Page by Page Books
Read Books Online, for Free
  A Yankee in the Trenches R. Derby Holmes

Fascination Of Patrol Work

Page 1 of 7

Table Of Contents: A  Yankee in the Trenches

Next Page

Previous Chapter

Next Chapter

More Books

I want to say a word right here about patrol work in general, because for some reason it fascinated me and was my favorite game.

If you should be fortunate--or unfortunate enough, as the case might be--to be squatting in a front-line trench this fine morning and looking through a periscope, you wouldn't see much. Just over the top, not more than twenty feet away, would be your barbed-wire entanglements, a thick network of wire stretched on iron posts nearly waist high, and perhaps twelve or fifteen feet across. Then there would be an intervening stretch of from fifty to one hundred fifty yards of No Man's Land, a tortured, torn expanse of muddy soil, pitted with shell craters, and, over beyond, the German wire and his parapet.

There would be nothing alive visible. There would probably be a few corpses lying about or hanging in the wire. Everything would be still except for the flutter of some rag of a dead man's uniform. Perhaps not that. Daylight movements in No Man's Land are somehow disconcerting. Once I was in a trench where a leg--a booted German leg, stuck up stark and stiff out of the mud not twenty yards in front. Some idiotic joker on patrol hung a helmet on the foot, and all the next day that helmet dangled and swung in the breeze. It irritated the periscope watchers, and the next night it was taken down.

Ordinarily, however, there is little movement between the wires, nor behind them. And yet you know that over yonder there are thousands of men lurking in the trenches and shelters.

After dark these men, or some of them, crawl out like hunted animals and prowl in the black mystery of No Man's Land. They are the patrol.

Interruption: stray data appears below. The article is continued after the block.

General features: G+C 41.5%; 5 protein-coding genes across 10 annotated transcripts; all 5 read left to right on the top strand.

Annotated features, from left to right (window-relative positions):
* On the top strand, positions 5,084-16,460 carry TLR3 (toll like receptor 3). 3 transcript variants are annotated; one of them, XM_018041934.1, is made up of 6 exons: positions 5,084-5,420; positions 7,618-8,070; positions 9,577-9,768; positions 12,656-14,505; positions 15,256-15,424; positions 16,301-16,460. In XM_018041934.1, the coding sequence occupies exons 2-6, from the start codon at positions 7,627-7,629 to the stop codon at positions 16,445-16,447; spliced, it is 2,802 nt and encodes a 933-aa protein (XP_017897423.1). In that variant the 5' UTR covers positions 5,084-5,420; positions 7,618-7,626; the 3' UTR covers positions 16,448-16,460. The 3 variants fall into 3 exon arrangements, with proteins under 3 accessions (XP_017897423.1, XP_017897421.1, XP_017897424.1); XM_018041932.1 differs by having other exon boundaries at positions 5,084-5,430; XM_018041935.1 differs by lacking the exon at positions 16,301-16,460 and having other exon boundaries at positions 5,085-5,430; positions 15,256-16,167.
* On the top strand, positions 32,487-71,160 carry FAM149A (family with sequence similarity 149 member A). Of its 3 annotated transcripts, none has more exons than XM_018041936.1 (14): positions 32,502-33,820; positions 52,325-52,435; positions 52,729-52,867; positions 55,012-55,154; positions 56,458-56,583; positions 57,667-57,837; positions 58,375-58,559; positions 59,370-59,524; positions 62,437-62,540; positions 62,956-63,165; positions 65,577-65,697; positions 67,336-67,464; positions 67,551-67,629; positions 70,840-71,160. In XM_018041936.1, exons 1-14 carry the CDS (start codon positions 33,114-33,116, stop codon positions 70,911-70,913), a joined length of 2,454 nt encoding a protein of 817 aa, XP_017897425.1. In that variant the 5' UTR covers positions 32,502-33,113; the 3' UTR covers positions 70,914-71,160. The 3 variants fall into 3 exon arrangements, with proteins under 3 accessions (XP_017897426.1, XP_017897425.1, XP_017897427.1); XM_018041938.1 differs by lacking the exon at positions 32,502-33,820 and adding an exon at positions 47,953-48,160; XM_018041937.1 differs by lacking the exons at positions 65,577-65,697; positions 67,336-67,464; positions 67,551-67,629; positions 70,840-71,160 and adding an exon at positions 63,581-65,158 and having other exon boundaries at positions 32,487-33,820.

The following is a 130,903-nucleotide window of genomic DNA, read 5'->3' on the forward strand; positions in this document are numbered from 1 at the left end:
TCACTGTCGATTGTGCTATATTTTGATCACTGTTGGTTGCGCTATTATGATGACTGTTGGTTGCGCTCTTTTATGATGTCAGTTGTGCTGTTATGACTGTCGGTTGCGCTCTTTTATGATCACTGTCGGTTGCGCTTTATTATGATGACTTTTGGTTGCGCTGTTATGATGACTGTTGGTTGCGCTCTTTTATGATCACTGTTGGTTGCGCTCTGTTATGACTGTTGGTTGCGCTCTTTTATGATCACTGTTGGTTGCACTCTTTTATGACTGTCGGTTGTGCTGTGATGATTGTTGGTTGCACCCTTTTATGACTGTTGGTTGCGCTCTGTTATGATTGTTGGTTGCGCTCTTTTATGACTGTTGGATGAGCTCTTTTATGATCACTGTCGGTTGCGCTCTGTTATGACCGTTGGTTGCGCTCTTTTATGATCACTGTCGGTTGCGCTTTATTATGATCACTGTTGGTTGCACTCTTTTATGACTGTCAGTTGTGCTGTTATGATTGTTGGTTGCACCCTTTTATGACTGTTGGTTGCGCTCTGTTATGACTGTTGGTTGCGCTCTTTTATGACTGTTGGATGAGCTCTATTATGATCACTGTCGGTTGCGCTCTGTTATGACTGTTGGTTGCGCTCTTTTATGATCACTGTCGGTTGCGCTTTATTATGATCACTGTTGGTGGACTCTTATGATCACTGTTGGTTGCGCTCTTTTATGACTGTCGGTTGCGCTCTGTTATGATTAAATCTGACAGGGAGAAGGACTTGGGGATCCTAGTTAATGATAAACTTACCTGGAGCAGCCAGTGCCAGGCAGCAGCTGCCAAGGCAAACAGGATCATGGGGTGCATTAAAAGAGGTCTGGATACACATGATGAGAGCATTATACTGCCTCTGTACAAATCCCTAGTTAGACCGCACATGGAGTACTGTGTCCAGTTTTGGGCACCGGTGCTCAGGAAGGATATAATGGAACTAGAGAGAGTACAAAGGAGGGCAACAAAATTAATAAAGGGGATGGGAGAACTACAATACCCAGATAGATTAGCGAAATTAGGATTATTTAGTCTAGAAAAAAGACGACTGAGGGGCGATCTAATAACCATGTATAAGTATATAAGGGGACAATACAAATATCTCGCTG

We have hundreds more books for your enjoyment. Read them all!

The patrol goes out armed and equipped lightly. He has to move softly and at times very quickly. It is his duty to get as close to the enemy lines as possible and find out if they are repairing their wire or if any of their parties are out, and to get back word to the machine gunners, who immediately cut loose on the indicated spot.

Sometimes he lies with his head to the ground over some suspected area, straining his ears for the faint "scrape, scrape" that means a German mining party is down there, getting ready to plant a ton or so of high explosive, or, it may be, is preparing to touch it off at that very moment.

Always the patrol is supposed to avoid encounter with enemy patrols. He carries two or three Mills bombs and a pistol, but not for use except in extreme emergency. Also a persuader stick or a trench knife, which he may use if he is near enough to do it silently.

The patrol stares constantly through the dark and gets so he can see almost as well as a cat. He must avoid being seen. When a Very light goes up, he lies still. If he happens to be standing, he stands still. Unless the light is behind him so that he is silhouetted, he is invisible to the enemy.

Page 1 of 7 Previous Chapter   Next Page
Who's On Your Reading List?
Read Classic Books Online for Free at
Page by Page Books.TM
A Yankee in the Trenches
R. Derby Holmes

Home | More Books | About Us | Copyright 2004